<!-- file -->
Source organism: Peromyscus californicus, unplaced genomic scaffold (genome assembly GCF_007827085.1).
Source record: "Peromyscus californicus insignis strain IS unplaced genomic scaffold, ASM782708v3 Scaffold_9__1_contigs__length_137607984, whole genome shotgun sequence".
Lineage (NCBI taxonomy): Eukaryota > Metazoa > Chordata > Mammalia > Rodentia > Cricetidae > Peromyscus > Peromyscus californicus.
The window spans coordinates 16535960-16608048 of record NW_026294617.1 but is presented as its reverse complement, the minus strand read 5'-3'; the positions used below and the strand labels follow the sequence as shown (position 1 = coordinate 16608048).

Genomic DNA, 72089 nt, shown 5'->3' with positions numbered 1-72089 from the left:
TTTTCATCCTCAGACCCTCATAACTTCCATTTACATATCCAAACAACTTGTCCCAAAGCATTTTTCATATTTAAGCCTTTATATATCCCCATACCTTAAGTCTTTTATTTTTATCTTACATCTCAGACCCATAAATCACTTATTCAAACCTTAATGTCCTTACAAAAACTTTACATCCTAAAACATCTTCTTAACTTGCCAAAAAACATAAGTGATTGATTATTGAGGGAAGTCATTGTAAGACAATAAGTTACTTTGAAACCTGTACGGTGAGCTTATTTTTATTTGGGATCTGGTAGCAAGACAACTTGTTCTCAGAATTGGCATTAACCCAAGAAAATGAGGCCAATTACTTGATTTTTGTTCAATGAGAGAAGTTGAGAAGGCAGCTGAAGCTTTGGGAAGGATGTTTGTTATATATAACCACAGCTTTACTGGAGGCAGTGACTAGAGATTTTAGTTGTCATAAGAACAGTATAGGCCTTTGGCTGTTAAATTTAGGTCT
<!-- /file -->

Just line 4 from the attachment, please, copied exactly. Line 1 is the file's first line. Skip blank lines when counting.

The window spans coordinates 16535960-16608048 of record NW_026294617.1 but is presented as its reverse complement, the minus strand read 5'-3'; the positions used below and the strand labels follow the sequence as shown (position 1 = coordinate 16608048).